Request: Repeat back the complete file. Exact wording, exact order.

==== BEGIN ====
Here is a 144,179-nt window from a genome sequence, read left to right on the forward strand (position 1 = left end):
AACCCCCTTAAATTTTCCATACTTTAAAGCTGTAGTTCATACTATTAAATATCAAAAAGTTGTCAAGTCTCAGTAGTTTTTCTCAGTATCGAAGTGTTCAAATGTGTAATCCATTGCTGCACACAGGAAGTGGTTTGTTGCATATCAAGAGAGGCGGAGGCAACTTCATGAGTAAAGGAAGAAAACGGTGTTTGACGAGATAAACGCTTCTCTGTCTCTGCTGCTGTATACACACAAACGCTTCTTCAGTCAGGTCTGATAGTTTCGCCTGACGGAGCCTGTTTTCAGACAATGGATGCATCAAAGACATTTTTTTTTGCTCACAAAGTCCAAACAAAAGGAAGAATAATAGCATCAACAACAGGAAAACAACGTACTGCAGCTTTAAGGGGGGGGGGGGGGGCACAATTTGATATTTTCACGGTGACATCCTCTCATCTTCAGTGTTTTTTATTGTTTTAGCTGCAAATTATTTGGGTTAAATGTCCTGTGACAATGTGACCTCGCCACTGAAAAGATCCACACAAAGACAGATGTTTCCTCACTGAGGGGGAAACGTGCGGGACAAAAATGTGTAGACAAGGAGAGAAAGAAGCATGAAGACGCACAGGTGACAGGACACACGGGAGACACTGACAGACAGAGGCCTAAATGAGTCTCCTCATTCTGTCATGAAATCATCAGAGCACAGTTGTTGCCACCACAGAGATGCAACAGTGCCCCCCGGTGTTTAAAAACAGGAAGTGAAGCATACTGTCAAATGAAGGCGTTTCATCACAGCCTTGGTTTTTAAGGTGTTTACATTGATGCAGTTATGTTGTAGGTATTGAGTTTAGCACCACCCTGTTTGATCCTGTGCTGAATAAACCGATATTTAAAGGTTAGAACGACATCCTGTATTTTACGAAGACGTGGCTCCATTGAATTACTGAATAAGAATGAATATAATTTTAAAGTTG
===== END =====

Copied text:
Here is a 144,179-nt window from a genome sequence, read left to right on the forward strand (position 1 = left end):
AACCCCCTTAAATTTTCCATACTTTAAAGCTGTAGTTCATACTATTAAATATCAAAAAGTTGTCAAGTCTCAGTAGTTTTTCTCAGTATCGAAGTGTTCAAATGTGTAATCCATTGCTGCACACAGGAAGTGGTTTGTTGCATATCAAGAGAGGCGGAGGCAACTTCATGAGTAAAGGAAGAAAACGGTGTTTGACGAGATAAACGCTTCTCTGTCTCTGCTGCTGTATACACACAAACGCTTCTTCAGTCAGGTCTGATAGTTTCGCCTGACGGAGCCTGTTTTCAGACAATGGATGCATCAAAGACATTTTTTTTTGCTCACAAAGTCCAAACAAAAGGAAGAATAATAGCATCAACAACAGGAAAACAACGTACTGCAGCTTTAAGGGGGGGGGGGGGGGCACAATTTGATATTTTCACGGTGACATCCTCTCATCTTCAGTGTTTTTTATTGTTTTAGCTGCAAATTATTTGGGTTAAATGTCCTGTGACAATGTGACCTCGCCACTGAAAAGATCCACACAAAGACAGATGTTTCCTCACTGAGGGGGAAACGTGCGGGACAAAAATGTGTAGACAAGGAGAGAAAGAAGCATGAAGACGCACAGGTGACAGGACACACGGGAGACACTGACAGACAGAGGCCTAAATGAGTCTCCTCATTCTGTCATGAAATCATCAGAGCACAGTTGTTGCCACCACAGAGATGCAACAGTGCCCCCCGGTGTTTAAAAACAGGAAGTGAAGCATACTGTCAAATGAAGGCGTTTCATCACAGCCTTGGTTTTTAAGGTGTTTACATTGATGCAGTTATGTTGTAGGTATTGAGTTTAGCACCACCCTGTTTGATCCTGTGCTGAATAAACCGATATTTAAAGGTTAGAACGACATCCTGTATTTTACGAAGACGTGGCTCCATTGAATTACTGAATAAGAATGAATATAATTTTAAAGTTG